When we moved to Minnesota from North Carolina, Maggie noticed something different about her new middle school.
“There are lots of gay teachers up here,” she said. We explained that her last school had gay teachers, too, but they had to keep it secret in order to hold their jobs in a narrow-minded community.
She was incredulous. So when she reached high school, she joined the Gay-Straight Alliance.
Fairness and honesty have always mattered to her. As a Chinese adoptee growing up in America, she’s no stranger to racism, prejudice, ignorance, intolerance. Pick your poison.
For over two years, she’s been a dedicated, enthusiastic ally and is now the vice president. She helped create a school-wide activity to challenge gender stereotyping. She worked to pass state legislation allowing gay marriage.
Last Saturday she celebrated her efforts at a wedding for one of her school’s gay teachers.
The prelude included John Lennon’s Imagine, and the processional was What a Wonderful World, made famous by Louis Armstrong. When the couple lighted the unity candle with their separate candles, the new flame leaped brilliantly.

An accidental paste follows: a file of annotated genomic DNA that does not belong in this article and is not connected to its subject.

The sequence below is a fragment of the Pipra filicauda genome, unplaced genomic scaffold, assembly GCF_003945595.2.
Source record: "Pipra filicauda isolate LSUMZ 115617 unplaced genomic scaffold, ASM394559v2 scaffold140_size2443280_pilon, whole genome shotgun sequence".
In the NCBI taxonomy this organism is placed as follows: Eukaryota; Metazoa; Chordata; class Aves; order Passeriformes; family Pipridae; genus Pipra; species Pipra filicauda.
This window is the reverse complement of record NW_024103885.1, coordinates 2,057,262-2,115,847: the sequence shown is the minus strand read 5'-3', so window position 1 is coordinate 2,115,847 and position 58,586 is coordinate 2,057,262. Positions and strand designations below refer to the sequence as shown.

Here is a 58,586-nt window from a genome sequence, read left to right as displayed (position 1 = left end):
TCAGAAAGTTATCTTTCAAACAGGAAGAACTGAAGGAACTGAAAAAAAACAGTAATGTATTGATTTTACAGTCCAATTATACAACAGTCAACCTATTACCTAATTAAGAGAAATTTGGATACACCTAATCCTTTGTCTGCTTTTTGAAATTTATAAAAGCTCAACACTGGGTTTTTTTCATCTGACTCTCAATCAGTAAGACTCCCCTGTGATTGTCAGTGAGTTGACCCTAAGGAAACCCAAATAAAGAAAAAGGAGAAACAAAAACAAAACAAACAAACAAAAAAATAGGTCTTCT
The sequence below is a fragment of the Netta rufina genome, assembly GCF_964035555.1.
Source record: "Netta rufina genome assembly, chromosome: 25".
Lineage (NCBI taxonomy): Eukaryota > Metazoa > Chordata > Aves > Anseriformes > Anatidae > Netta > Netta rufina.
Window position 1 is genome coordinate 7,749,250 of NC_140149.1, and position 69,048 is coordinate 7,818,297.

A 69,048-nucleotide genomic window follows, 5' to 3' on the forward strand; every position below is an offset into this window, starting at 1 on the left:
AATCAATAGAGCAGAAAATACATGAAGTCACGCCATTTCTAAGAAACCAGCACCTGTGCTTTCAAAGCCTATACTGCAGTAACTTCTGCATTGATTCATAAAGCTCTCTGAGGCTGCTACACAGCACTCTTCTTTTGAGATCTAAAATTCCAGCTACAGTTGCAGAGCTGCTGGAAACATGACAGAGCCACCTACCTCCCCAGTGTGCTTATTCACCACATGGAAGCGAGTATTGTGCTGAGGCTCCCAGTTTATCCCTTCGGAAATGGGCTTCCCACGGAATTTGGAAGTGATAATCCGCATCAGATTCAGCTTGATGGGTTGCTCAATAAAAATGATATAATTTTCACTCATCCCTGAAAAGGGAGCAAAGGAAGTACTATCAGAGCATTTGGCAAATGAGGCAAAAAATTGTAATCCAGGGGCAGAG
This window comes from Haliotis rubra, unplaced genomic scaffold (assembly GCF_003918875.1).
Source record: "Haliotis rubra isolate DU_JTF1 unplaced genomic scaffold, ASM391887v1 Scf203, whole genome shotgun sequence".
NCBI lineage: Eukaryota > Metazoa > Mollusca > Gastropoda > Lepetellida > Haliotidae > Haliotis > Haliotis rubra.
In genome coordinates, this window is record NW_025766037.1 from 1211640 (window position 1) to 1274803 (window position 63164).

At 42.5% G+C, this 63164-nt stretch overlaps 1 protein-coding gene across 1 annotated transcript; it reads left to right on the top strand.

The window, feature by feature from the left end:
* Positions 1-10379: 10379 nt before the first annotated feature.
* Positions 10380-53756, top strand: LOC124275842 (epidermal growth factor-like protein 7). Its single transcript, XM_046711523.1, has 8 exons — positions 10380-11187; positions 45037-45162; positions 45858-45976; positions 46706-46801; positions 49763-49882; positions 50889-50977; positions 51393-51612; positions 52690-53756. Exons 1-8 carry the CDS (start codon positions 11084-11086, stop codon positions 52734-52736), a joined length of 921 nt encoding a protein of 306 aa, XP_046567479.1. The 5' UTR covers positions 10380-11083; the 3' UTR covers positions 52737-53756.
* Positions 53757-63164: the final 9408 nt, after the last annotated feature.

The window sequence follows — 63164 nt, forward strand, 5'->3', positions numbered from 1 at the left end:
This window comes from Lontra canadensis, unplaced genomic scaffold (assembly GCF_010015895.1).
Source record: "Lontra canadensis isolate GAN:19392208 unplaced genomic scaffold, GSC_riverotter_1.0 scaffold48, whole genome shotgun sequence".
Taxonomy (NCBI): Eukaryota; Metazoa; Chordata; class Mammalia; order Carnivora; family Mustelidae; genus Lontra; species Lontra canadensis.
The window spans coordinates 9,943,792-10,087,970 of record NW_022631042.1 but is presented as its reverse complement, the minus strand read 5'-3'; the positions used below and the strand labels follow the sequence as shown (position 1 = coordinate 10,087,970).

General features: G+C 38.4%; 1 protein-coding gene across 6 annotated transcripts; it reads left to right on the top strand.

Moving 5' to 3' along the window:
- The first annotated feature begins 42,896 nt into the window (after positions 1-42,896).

Fire passes no judgment. Love is love in the presence of light.
These two wonderful men had a typical church wedding. Flowers and scripture readings. Rings and programs. Lunch and toasts. There was not, however, a poofy-dressed bride and a chorus line of bridesmaids. Honestly, I appreciated that.
The absence of sequins and satin kept us focused on their promise and their dream, a dream that any straight couple can take for granted.
At one point in the service, the pastor’s blessing said: “…as you walk toward a horizon that never comes.” I keep thinking about her words. Maybe she referred to the religious concept of life being eternal, even after death, for those who accept Jesus as Savior. That’s certainly fine, but I’ve never been a stamp-pad hereafter Christian.
Instead of thinking about the next life, I think about her words in terms of this life as a road we’re following into the distance, toward a better life on earth. But if we experience life thoughtfully and bravely, we discover the journey doesn’t end in a watercolored sunset on the horizon. Rather, we keep finding new roads with even greater challenges. Our ambitions expand because our courage soars, one success at a time.
My father used to say that I couldn’t see the forest for the trees whenever I was stuck in the learning ditch. I had a tendency to be stopped by a single pine. He wanted me to understand the beauty up ahead.
Last Saturday Maggie witnessed that beauty up ahead with David and Tim.